Breaking News

Hundreds of agents will be pulled from ports of entry to help El Paso Border Patrol process undocumented immigrants


By Julián Aguilar

Hundreds of federal agents stationed at some of the country’s busiest international bridges and trade zones will be reassigned to help overwhelmed U.S. Border Patrol agents deal with the ongoing surge of undocumented immigrants here. 

The announcement was made Wednesday by Customs and Border Protection Commissioner Kevin McAleenan, who said during a news conference near the Rio Grande that the Border Patrol is on pace to apprehend about 100,000 migrants this month alone along the southwest border. The El Paso sector has seen a particularly large surge in undocumented immigrants, he said, and now has more than 13,400 migrants in custody.

“A crisis level is 6,000, 13,000 is unprecedented," McAleenan said.

“There will be impacts to traffic at the border, there will be a slowdown in the processing of trade, there will be wait times in our pedestrian and passenger vehicle lanes” at ports of entry, he said. “But this is required to help us manage this operational crisis.”

About 750 CBP officers will be reassigned. The CBP agents, who are normally tasked with processing legitimate trade and travel while detecting contraband, are currently stationed in El Paso, Laredo, Tucson and San Diego. Laredo and El Paso have for years ranked as the country’s top two inland ports; about $229 billion and $77.4 billion in two-way trade passed through those respective customs districts in 2018.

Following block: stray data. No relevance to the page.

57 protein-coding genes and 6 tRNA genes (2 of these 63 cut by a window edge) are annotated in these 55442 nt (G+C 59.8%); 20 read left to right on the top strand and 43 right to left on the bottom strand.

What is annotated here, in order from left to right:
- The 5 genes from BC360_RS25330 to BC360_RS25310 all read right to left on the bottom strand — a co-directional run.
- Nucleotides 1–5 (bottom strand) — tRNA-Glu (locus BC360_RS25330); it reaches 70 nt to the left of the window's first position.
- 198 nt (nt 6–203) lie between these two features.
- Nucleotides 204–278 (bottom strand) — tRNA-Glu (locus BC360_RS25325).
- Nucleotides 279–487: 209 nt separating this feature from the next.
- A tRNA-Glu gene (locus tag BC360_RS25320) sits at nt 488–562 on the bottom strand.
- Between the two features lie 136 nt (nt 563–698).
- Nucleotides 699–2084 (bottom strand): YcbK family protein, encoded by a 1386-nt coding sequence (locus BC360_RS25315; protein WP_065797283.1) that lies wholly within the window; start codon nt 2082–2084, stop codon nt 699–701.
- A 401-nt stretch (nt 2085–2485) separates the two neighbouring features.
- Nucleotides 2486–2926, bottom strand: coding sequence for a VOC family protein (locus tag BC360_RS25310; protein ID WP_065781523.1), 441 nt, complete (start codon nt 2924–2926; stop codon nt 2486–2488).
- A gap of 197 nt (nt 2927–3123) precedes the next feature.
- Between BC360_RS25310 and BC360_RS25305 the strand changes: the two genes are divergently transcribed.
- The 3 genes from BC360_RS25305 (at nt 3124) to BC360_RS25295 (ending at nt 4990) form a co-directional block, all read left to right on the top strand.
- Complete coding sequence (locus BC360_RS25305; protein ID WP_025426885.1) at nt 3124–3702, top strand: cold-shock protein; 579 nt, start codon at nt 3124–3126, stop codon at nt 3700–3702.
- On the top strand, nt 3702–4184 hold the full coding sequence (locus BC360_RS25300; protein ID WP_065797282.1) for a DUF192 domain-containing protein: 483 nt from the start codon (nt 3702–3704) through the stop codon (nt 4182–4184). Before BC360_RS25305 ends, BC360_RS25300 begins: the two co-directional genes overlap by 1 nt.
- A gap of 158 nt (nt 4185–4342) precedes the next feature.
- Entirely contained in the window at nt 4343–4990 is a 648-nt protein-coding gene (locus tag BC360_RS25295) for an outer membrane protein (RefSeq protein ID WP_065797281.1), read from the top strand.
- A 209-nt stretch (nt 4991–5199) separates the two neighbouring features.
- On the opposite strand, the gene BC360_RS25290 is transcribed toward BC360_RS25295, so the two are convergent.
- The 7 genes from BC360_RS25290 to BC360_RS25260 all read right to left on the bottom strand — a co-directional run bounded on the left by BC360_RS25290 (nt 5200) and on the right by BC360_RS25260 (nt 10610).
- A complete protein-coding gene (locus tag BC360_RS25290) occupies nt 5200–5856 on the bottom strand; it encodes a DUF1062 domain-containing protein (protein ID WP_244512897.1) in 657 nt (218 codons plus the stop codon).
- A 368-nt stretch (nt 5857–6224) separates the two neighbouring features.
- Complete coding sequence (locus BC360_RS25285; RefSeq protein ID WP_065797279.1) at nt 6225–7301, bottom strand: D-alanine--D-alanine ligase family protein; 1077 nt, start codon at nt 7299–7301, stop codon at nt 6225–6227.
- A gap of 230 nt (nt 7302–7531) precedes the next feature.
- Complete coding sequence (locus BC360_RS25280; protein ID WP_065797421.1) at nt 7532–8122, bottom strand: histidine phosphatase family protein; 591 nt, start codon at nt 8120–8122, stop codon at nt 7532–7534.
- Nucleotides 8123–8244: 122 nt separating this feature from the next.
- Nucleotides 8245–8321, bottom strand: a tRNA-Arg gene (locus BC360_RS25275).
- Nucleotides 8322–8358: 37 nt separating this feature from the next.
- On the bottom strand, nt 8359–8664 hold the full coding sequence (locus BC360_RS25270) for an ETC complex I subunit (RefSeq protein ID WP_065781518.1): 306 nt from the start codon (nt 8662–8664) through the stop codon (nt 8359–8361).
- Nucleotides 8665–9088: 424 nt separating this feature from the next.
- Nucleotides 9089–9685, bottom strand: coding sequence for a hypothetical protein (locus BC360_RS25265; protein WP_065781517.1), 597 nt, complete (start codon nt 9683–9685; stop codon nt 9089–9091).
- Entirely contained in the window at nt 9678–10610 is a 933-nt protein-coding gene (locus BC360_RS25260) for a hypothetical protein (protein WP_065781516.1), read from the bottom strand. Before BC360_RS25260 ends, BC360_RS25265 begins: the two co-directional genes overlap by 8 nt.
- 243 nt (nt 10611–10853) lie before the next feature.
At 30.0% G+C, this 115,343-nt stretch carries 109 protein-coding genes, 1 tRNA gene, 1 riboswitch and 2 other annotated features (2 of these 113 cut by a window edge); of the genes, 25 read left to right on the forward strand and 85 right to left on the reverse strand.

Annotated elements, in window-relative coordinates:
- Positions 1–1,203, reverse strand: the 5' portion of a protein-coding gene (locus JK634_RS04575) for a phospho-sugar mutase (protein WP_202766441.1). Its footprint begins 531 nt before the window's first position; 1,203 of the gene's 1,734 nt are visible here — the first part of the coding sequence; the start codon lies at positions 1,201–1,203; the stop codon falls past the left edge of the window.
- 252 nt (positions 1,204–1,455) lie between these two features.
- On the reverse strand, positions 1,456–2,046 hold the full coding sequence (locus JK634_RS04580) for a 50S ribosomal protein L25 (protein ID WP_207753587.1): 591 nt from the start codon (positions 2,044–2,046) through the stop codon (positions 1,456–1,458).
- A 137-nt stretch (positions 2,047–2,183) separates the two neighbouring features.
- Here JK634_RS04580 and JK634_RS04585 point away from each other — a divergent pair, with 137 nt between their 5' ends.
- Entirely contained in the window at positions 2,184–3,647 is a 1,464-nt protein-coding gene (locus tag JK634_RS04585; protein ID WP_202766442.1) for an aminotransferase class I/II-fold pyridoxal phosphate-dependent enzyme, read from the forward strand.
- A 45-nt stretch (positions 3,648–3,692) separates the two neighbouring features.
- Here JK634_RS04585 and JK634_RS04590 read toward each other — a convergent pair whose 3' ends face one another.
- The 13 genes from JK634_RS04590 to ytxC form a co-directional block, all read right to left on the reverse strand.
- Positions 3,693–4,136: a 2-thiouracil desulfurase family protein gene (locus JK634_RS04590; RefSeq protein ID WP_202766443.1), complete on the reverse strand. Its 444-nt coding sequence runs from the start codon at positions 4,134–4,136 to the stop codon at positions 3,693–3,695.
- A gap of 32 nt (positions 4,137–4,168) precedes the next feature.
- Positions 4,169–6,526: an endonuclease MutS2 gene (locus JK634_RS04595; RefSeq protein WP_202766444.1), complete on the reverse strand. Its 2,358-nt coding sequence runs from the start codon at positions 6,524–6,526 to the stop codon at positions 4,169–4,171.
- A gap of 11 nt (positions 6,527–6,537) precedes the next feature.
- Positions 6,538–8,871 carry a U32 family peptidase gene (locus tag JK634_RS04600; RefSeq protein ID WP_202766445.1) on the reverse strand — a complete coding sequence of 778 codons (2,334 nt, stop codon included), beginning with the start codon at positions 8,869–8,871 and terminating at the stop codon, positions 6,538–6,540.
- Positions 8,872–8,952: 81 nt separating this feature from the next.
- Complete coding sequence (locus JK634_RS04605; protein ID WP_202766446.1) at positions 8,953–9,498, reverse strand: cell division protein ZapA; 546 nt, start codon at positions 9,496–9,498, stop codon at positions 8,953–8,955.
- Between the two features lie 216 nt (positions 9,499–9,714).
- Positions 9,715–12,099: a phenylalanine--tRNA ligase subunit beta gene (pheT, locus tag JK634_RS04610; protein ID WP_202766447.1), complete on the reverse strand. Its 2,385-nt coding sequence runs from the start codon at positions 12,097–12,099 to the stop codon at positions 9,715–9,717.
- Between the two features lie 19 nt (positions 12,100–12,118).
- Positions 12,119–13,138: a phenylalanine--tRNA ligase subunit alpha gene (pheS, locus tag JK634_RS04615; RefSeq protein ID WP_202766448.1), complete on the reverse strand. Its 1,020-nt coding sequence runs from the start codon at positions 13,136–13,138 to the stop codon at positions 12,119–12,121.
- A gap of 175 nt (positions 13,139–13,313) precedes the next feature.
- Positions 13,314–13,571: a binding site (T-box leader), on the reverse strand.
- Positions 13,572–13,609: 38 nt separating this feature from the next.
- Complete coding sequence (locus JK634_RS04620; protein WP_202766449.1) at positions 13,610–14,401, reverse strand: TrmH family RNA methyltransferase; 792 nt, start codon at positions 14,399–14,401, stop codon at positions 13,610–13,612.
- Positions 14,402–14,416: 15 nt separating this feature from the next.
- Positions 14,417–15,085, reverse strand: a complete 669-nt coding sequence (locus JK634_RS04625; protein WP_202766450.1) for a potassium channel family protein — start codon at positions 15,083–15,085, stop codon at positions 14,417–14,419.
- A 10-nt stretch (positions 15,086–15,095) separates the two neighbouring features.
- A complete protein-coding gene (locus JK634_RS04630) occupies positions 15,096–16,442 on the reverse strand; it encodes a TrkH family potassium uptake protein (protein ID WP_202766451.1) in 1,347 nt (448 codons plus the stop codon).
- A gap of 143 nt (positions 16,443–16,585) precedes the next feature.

McAleenan said the vast majority of the apprehended migrants will be released instead of being transferred to and detained by Immigration and Customs Enforcement. That agency’s holding facilities are at capacity and McAleenan said he is left with no choice but to let the migrants go with orders to appear before an immigration judge. Border Patrol agents will now be tasked with deciding whether a person should be released, he said.

Currently as many as 40 percent of the El Paso sector's agents have been asked to help with transportation, processing or providing medical care to the migrants, which McAleenan said makes the border more vulnerable because those agents aren't patrolling.

“This is an unfortunate step and very challenging for our law enforcement professionals to digest,” he said.

The reassignment of CBP agents marks the second shift in personnel away from their primary duties in less than a week. Over the weekend, the Border Patrol shut down its roadside checkpoints within the El Paso sector so that agents assigned to those posts could instead help process migrants. It’s unclear how long either reassignment will last.

This article originally appeared at The Texas Tribune.